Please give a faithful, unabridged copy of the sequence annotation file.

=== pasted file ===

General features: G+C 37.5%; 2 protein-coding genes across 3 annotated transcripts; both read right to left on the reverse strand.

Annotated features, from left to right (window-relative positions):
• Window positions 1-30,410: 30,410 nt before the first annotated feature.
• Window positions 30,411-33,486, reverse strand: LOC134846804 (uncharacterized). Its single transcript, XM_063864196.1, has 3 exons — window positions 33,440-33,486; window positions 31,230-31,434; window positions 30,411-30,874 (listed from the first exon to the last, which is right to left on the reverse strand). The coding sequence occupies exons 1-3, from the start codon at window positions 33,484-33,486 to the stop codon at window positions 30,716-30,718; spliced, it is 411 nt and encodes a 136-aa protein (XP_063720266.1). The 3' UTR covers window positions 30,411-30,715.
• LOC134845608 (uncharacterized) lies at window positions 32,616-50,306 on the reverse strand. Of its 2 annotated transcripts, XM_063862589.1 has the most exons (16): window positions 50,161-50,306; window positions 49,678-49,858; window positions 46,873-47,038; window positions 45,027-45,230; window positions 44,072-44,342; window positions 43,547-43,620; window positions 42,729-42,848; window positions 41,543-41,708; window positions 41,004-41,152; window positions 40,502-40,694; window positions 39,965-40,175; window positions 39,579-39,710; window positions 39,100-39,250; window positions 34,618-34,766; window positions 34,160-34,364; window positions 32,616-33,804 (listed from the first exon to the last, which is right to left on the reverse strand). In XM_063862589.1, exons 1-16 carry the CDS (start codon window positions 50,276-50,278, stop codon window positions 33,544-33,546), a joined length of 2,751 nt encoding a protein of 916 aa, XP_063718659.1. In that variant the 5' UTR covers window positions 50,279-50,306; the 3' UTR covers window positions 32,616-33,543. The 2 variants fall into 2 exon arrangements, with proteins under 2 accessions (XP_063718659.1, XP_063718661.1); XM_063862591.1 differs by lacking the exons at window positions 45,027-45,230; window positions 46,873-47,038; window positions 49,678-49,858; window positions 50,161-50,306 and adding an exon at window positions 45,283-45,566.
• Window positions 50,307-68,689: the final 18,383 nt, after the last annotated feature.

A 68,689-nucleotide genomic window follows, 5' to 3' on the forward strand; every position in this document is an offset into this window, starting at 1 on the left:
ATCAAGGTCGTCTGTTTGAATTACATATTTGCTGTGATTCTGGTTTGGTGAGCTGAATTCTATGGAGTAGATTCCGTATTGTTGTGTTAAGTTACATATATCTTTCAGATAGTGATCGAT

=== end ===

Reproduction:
General features: G+C 37.5%; 2 protein-coding genes across 3 annotated transcripts; both read right to left on the reverse strand.

Annotated features, from left to right (window-relative positions):
• Window positions 1-30,410: 30,410 nt before the first annotated feature.
• Window positions 30,411-33,486, reverse strand: LOC134846804 (uncharacterized). Its single transcript, XM_063864196.1, has 3 exons — window positions 33,440-33,486; window positions 31,230-31,434; window positions 30,411-30,874 (listed from the first exon to the last, which is right to left on the reverse strand). The coding sequence occupies exons 1-3, from the start codon at window positions 33,484-33,486 to the stop codon at window positions 30,716-30,718; spliced, it is 411 nt and encodes a 136-aa protein (XP_063720266.1). The 3' UTR covers window positions 30,411-30,715.
• LOC134845608 (uncharacterized) lies at window positions 32,616-50,306 on the reverse strand. Of its 2 annotated transcripts, XM_063862589.1 has the most exons (16): window positions 50,161-50,306; window positions 49,678-49,858; window positions 46,873-47,038; window positions 45,027-45,230; window positions 44,072-44,342; window positions 43,547-43,620; window positions 42,729-42,848; window positions 41,543-41,708; window positions 41,004-41,152; window positions 40,502-40,694; window positions 39,965-40,175; window positions 39,579-39,710; window positions 39,100-39,250; window positions 34,618-34,766; window positions 34,160-34,364; window positions 32,616-33,804 (listed from the first exon to the last, which is right to left on the reverse strand). In XM_063862589.1, exons 1-16 carry the CDS (start codon window positions 50,276-50,278, stop codon window positions 33,544-33,546), a joined length of 2,751 nt encoding a protein of 916 aa, XP_063718659.1. In that variant the 5' UTR covers window positions 50,279-50,306; the 3' UTR covers window positions 32,616-33,543. The 2 variants fall into 2 exon arrangements, with proteins under 2 accessions (XP_063718659.1, XP_063718661.1); XM_063862591.1 differs by lacking the exons at window positions 45,027-45,230; window positions 46,873-47,038; window positions 49,678-49,858; window positions 50,161-50,306 and adding an exon at window positions 45,283-45,566.
• Window positions 50,307-68,689: the final 18,383 nt, after the last annotated feature.

A 68,689-nucleotide genomic window follows, 5' to 3' on the forward strand; every position in this document is an offset into this window, starting at 1 on the left:
ATCAAGGTCGTCTGTTTGAATTACATATTTGCTGTGATTCTGGTTTGGTGAGCTGAATTCTATGGAGTAGATTCCGTATTGTTGTGTTAAGTTACATATATCTTTCAGATAGTGATCGAT